The uncertain political and fiscal landscape is forcing many wealthy US taxpayers to face the difficult decision of whether to sell (and potentially repurchase) appreciated assets prior to year end.
While the high probability of a general tax hike would make the simple mathematics of accelerating long term capital gains appear favorable, such analysis would only focus on the context of tax rates. In fact, such approach would dismiss many less easily quantifiable variables that could adversely impact the result.
These variables include: future holding periods, prospect of future appreciation or depreciation, liquidity needed for taxes, opportunity cost on taxes paid, state tax costs, the prospect of future favorable tax rate changes, existing capital loss or net operating loss carry forwards, trading costs or transaction fees, estate planning objectives, owner’s life expectancy (and potential tax basis step-up), and near and longer term charitable planning objectives.
While no formula can clearly and accurately answer this question for everyone, a thoughtful and collaborative conversation with your tax expert and financial advisor is probably a good starting point.
Acceleration of tax very well might be the right thing to do, but careful consideration should be given to the premature and permanent depletion of capital. The following list is meant to highlight the major elements to be analyzed. Before pursuing these or any other tax planning ideas, you should discuss your unique situation with your financial advisory team and your tax professionals.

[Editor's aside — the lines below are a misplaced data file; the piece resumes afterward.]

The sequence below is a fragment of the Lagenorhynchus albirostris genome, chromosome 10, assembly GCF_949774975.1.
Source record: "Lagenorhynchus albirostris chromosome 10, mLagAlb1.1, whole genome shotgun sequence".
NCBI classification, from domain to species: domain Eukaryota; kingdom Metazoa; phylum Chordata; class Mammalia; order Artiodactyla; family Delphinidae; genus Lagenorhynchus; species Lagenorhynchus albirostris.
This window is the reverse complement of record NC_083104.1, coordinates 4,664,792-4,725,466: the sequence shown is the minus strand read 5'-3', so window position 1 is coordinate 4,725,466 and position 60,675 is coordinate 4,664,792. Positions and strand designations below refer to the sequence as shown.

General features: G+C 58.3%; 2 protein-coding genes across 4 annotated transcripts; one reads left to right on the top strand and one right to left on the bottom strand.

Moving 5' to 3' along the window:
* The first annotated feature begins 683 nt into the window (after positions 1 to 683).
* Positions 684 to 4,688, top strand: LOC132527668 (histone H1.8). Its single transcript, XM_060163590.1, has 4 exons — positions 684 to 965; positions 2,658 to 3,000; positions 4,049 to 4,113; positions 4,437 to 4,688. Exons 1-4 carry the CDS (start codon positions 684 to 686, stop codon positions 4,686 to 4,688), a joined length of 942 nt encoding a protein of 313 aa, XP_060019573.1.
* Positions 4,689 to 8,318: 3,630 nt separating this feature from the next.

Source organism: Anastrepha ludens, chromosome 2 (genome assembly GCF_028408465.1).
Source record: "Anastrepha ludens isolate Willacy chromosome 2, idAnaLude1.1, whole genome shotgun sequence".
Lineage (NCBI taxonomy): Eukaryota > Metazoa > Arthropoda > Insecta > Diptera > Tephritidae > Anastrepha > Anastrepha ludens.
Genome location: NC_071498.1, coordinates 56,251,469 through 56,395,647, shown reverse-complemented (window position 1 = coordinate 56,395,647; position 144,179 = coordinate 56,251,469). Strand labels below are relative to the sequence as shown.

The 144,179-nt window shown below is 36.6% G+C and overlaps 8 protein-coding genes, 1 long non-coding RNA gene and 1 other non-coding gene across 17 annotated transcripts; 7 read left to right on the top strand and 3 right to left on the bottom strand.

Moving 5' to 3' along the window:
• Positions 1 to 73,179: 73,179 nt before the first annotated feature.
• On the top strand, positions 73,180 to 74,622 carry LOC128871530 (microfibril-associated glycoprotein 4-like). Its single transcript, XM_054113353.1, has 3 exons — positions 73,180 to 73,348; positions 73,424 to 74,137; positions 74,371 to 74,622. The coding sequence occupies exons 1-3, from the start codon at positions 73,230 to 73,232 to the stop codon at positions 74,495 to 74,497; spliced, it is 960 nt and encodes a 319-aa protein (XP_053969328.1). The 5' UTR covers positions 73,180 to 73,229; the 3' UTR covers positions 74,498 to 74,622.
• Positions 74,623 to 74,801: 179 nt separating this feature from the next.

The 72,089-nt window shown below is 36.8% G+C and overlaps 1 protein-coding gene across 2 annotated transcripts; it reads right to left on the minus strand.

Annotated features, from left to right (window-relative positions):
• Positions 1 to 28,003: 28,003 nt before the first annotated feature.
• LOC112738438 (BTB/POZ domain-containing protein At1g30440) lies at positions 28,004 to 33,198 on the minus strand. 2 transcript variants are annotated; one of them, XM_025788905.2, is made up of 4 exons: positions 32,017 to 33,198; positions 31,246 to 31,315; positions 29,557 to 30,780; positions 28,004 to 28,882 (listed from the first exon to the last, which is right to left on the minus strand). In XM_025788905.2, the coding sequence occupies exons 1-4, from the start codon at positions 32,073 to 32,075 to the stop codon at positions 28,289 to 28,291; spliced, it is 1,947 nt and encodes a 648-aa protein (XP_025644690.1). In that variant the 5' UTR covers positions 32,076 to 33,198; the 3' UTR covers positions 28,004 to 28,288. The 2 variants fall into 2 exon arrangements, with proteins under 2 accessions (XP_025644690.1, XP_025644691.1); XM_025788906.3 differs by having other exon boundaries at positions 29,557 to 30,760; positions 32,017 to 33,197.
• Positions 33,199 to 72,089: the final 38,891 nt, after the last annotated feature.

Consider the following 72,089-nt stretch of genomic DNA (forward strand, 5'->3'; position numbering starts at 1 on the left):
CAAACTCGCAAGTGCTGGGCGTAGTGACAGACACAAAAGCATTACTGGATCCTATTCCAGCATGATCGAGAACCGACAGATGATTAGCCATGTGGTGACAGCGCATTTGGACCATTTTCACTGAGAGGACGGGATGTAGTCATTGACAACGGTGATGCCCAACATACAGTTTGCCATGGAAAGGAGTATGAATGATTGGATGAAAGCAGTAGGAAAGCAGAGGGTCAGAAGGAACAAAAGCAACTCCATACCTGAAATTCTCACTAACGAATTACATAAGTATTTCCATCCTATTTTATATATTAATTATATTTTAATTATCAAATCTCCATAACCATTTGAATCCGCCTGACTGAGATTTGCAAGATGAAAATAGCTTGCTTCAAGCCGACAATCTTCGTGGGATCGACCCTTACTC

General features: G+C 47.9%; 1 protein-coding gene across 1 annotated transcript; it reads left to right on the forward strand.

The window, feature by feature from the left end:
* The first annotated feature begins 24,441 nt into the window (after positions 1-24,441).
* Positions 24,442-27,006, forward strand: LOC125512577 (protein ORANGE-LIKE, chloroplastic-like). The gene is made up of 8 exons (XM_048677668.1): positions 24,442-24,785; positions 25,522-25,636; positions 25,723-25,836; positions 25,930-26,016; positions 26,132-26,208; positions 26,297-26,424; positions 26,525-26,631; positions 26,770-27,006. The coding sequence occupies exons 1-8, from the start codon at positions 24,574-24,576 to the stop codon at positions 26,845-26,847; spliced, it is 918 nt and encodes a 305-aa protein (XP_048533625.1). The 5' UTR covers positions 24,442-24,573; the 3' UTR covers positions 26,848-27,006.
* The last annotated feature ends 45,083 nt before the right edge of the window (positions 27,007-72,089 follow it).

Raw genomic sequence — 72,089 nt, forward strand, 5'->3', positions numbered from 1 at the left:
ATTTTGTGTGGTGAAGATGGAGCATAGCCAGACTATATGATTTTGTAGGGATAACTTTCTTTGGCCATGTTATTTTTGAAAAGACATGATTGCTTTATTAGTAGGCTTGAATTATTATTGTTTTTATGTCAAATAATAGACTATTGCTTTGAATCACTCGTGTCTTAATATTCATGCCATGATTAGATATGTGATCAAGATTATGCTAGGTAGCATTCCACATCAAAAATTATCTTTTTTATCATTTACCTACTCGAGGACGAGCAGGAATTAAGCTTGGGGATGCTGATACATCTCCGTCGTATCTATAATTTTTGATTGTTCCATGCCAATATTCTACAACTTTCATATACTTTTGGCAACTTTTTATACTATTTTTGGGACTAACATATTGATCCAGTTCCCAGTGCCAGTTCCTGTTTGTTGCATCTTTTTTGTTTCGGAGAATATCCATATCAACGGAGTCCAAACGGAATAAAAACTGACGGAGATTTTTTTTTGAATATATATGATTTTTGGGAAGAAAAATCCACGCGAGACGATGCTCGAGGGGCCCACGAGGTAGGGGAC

2012 Income Acceleration Strategy
• Consider accelerating diversification plans for large stock concentrations
• Consider the sale and repurchase of appreciated securities held for over 1 year to lock in favorable long-term capital gains rates (assuming no large capital loss or other loss carry forwards)
• Accelerate salary, bonus, director’s fees or other compensation income otherwise expected to be paid in early 2013
• Evaluate exercise of employer stock options
• Revisit converting traditional IRAs to Roth IRAs
• Explore the sale of real estate or business assets, otherwise held for future sale
2012 Deduction Deferral Strategy
• Defer taking capital losses until 2013, so as not to conflict with capital gain acceleration
• Since certain tax deductions may become more valuable as tax rates increase, consider bunching charitable contributions, state tax payments etc… into 2013 (assuming not adversely impacted by AMT or 2013 phase outs)
• Evaluate and coordinate any loss carry forwards which also become more valuable in a higher rate environment
2013 Asset Allocation Strategy
• Evaluate overall investment allocation for opportunities to enhance after-tax returns
-- Municipal Bonds vs. Taxable Bonds
-- Index Based Exposures vs. Active Managers
-- Partnership vs. mutual funds vs. ETF
-- MLPs, strategic capital loss harvesting strategies, bond loss swaps, etc.
• As part of overall portfolio review and rebalancing, re-evaluate asset location opportunities to hold less tax efficient investments through tax deferred or tax favored accounts
2013 Tax Deferral Strategies
• Take full advantage of tax-deferral opportunities through retirement accounts
• If charitably inclined, consider capital gain deferral opportunities using Charitable Remainder Trusts
• Revisit tax-free 529 plans for accumulating college savings